The ABC’s of Low Self Esteem in Children: What Can You Do?
Freud is famous for the line, “The child is the father of the man.” Whether you believe this to be true or not, one thing’s for sure, a child’s early life creates some of the foundations of his adult personality. Self-esteem, described as how one values himself or herself, is an essential aspect of a child’s developing years. Here we will look at what causes low self esteem in children as well as some tried and test solutions to the problem.
A child’s self-esteem reflects their own evaluation of their worth. It is also believed to be a strong indicator of future outcomes, such as academic achievements, future interpersonal relationships, and happiness levels.
A child who has good self-esteem is confident and generally satisfied, while a child with low self-esteem is shy, withdrawn, and generally unhappy. So the most important question is, what causes low self esteem in children? Here, we take a look into why it happens, what the signs are, and what you can do as a parent to help your child overcome this debilitating quality.
What Causes Low Self Esteem in Children?
Self-esteem matters because it indicates how a child feels about himself. When a child feels good about himself or herself, he or she is more confident in trying new things, bouncing back from mistakes, and not letting anyone’s opinion or behavior get to him or her.
On the other hand, if a child feels bad about himself, he may withdraw from social interaction, avoid challenges, and are always worried about what other people think.
So what’s the cause of high or low self-esteem and how can you prevent the latter?
A person’s personality comes from two things: his genetics and his environment. A person who has an aggressive temperament may grow up to do criminal behavior if he grew up in an environment where violence is encouraged; but if he is nurtured in a loving, patient, and kind environment, his aggressive temperament may be subdued by how he was raised.
The same concept goes for self-esteem. A child may be born with a natural disbelief in himself, but with the right upbringing, this can be reversed and the child can develop a strong and healthy regard for his own worth.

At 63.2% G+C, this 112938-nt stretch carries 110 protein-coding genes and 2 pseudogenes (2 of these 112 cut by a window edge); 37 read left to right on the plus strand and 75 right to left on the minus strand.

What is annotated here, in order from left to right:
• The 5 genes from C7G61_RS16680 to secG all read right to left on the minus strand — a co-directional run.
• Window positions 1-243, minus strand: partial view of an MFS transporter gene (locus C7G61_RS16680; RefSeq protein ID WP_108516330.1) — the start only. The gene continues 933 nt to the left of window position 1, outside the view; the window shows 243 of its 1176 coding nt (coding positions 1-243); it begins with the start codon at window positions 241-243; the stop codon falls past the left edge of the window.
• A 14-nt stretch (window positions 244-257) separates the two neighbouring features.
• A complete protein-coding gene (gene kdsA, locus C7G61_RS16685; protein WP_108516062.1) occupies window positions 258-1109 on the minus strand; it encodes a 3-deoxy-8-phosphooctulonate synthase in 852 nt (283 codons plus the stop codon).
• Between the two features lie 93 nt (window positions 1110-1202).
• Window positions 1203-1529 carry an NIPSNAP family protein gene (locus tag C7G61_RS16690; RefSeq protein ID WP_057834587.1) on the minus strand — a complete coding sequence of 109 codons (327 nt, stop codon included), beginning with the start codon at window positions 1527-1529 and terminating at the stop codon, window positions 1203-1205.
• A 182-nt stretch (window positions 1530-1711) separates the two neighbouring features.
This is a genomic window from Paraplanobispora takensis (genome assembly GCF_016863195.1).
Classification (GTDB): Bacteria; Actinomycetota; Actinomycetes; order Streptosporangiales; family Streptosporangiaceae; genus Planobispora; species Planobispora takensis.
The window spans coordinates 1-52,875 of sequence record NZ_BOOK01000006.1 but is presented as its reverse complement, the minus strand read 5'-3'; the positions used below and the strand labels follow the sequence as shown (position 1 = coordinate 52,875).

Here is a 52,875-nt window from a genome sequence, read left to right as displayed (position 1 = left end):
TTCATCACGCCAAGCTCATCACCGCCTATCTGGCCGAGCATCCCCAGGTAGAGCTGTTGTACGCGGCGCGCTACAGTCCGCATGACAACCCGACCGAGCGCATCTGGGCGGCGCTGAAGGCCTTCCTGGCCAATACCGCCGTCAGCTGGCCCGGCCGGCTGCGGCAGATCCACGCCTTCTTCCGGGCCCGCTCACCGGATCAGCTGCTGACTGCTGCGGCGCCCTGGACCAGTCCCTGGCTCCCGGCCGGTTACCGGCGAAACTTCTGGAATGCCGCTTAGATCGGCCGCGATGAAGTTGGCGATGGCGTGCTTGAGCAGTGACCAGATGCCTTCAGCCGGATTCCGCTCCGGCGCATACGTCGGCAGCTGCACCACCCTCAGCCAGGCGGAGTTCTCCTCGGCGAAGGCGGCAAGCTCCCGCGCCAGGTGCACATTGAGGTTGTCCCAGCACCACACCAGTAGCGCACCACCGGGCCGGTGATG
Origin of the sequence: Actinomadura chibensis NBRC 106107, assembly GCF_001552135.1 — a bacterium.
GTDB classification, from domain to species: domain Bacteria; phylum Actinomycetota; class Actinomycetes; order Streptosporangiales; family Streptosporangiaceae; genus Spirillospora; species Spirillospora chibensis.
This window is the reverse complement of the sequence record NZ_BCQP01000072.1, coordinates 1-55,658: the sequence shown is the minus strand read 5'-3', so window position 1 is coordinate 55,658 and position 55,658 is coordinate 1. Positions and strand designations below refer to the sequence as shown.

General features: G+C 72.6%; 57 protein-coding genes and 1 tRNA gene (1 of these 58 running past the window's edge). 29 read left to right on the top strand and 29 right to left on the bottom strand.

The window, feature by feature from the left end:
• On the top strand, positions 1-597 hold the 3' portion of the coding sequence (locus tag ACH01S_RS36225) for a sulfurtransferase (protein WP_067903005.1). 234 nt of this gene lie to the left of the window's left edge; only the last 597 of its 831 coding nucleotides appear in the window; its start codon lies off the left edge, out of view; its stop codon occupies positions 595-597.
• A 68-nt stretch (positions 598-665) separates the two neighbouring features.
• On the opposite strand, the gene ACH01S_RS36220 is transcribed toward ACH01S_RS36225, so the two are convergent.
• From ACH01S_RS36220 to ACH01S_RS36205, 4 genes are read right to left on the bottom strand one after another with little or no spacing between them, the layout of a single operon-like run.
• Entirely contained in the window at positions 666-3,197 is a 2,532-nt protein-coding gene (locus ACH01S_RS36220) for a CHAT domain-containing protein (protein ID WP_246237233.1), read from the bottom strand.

What are the Signs of Low Self Esteem in Children?
Before you diagnose your child of having low self-esteem, you have to take a good look at his patterns of behavior first. If you think he’s showing low self-esteem for a specific occasion but not in most situations, it may be an occasional occurrence and may not necessarily display actual low self-esteem. But, if you notice his behavior being consistent at all times across all situations, then a low regard for oneself may be happening.
So what are the signs of low self esteem in children? Take a look at the following signs:
- Doesn’t know how to stand up for himself when being bullied
- Overly concerned about what other people think of him
- Has consistent fear of failure – if he knows he’ll lose, he won’t try; he constantly thinks he’s not good enough
- When faced in situations where he knows he will fail or lose, he will resort to cheating or lying
- Quits very early on when he tries a new game, sport, or anything new
- Rationalizes outcomes: if he gets scolded by a teacher, he will say she was stupid; if he loses a game, he blames it on his teammates.
- Has angry outbursts, irrational tantrums, controlling, and bossy – these behaviors are displayed to hide feelings of inadequacy
- Has difficulty acknowledging praise and criticism: doesn’t believe praises and takes criticism as a personal attack
- Experiences frequent mood changes such as crying one moment and angry the next minute
If your child displays most of these symptoms over a period of one month and these signs have hindered several things in his life, such as school, his friendships, and his interaction at home, then your child may be suffering from low self-esteem.